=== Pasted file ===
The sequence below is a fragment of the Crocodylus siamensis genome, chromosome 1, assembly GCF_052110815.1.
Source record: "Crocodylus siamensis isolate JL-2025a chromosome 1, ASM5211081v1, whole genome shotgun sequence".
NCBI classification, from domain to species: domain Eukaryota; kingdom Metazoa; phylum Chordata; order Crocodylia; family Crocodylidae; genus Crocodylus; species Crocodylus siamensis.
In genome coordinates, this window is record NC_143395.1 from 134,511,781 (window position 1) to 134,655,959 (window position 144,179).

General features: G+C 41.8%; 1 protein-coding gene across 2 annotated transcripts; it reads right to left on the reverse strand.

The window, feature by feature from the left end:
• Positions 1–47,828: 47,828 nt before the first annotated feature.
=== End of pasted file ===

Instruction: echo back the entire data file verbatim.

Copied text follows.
The sequence below is a fragment of the Crocodylus siamensis genome, chromosome 1, assembly GCF_052110815.1.
Source record: "Crocodylus siamensis isolate JL-2025a chromosome 1, ASM5211081v1, whole genome shotgun sequence".
NCBI classification, from domain to species: domain Eukaryota; kingdom Metazoa; phylum Chordata; order Crocodylia; family Crocodylidae; genus Crocodylus; species Crocodylus siamensis.
In genome coordinates, this window is record NC_143395.1 from 134,511,781 (window position 1) to 134,655,959 (window position 144,179).

General features: G+C 41.8%; 1 protein-coding gene across 2 annotated transcripts; it reads right to left on the reverse strand.

The window, feature by feature from the left end:
• Positions 1–47,828: 47,828 nt before the first annotated feature.